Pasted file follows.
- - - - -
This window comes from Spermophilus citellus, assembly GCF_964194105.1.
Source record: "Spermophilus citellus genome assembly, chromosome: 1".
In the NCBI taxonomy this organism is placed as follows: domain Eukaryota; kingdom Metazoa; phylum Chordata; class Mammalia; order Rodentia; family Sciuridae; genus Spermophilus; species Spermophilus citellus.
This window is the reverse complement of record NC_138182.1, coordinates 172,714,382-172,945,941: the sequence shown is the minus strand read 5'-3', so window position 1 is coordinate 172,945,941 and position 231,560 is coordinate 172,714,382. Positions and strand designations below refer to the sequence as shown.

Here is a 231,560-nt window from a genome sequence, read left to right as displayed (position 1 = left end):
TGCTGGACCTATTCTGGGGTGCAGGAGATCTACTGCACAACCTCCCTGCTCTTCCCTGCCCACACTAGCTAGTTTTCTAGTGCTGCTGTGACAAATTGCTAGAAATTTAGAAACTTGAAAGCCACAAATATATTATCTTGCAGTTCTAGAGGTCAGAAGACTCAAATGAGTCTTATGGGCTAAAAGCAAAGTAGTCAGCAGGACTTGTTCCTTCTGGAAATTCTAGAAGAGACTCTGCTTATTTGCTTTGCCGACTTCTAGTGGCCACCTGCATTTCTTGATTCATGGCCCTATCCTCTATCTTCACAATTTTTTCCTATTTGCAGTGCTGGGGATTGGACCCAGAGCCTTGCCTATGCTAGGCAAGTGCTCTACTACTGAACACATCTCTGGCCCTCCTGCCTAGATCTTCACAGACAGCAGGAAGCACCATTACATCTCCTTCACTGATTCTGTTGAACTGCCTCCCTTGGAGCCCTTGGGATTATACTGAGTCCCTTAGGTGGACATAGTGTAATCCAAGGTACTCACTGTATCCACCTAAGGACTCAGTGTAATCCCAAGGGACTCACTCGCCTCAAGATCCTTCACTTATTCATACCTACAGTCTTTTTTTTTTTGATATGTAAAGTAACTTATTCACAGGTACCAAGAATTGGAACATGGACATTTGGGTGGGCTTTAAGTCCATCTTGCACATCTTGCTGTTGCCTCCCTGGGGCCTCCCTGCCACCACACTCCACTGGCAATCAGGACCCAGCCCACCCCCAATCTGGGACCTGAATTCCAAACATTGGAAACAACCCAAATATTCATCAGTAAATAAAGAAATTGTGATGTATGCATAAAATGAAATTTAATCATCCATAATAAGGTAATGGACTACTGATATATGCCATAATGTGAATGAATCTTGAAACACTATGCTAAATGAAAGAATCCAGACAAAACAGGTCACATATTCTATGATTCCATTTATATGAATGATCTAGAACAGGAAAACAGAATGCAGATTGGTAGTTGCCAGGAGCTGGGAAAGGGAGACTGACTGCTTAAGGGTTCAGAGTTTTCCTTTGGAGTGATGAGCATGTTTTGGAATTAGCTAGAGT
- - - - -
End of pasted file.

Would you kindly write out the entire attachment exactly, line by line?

This window comes from Spermophilus citellus, assembly GCF_964194105.1.
Source record: "Spermophilus citellus genome assembly, chromosome: 1".
In the NCBI taxonomy this organism is placed as follows: domain Eukaryota; kingdom Metazoa; phylum Chordata; class Mammalia; order Rodentia; family Sciuridae; genus Spermophilus; species Spermophilus citellus.
This window is the reverse complement of record NC_138182.1, coordinates 172,714,382-172,945,941: the sequence shown is the minus strand read 5'-3', so window position 1 is coordinate 172,945,941 and position 231,560 is coordinate 172,714,382. Positions and strand designations below refer to the sequence as shown.

Here is a 231,560-nt window from a genome sequence, read left to right as displayed (position 1 = left end):
TGCTGGACCTATTCTGGGGTGCAGGAGATCTACTGCACAACCTCCCTGCTCTTCCCTGCCCACACTAGCTAGTTTTCTAGTGCTGCTGTGACAAATTGCTAGAAATTTAGAAACTTGAAAGCCACAAATATATTATCTTGCAGTTCTAGAGGTCAGAAGACTCAAATGAGTCTTATGGGCTAAAAGCAAAGTAGTCAGCAGGACTTGTTCCTTCTGGAAATTCTAGAAGAGACTCTGCTTATTTGCTTTGCCGACTTCTAGTGGCCACCTGCATTTCTTGATTCATGGCCCTATCCTCTATCTTCACAATTTTTTCCTATTTGCAGTGCTGGGGATTGGACCCAGAGCCTTGCCTATGCTAGGCAAGTGCTCTACTACTGAACACATCTCTGGCCCTCCTGCCTAGATCTTCACAGACAGCAGGAAGCACCATTACATCTCCTTCACTGATTCTGTTGAACTGCCTCCCTTGGAGCCCTTGGGATTATACTGAGTCCCTTAGGTGGACATAGTGTAATCCAAGGTACTCACTGTATCCACCTAAGGACTCAGTGTAATCCCAAGGGACTCACTCGCCTCAAGATCCTTCACTTATTCATACCTACAGTCTTTTTTTTTTTGATATGTAAAGTAACTTATTCACAGGTACCAAGAATTGGAACATGGACATTTGGGTGGGCTTTAAGTCCATCTTGCACATCTTGCTGTTGCCTCCCTGGGGCCTCCCTGCCACCACACTCCACTGGCAATCAGGACCCAGCCCACCCCCAATCTGGGACCTGAATTCCAAACATTGGAAACAACCCAAATATTCATCAGTAAATAAAGAAATTGTGATGTATGCATAAAATGAAATTTAATCATCCATAATAAGGTAATGGACTACTGATATATGCCATAATGTGAATGAATCTTGAAACACTATGCTAAATGAAAGAATCCAGACAAAACAGGTCACATATTCTATGATTCCATTTATATGAATGATCTAGAACAGGAAAACAGAATGCAGATTGGTAGTTGCCAGGAGCTGGGAAAGGGAGACTGACTGCTTAAGGGTTCAGAGTTTTCCTTTGGAGTGATGAGCATGTTTTGGAATTAGCTAGAGT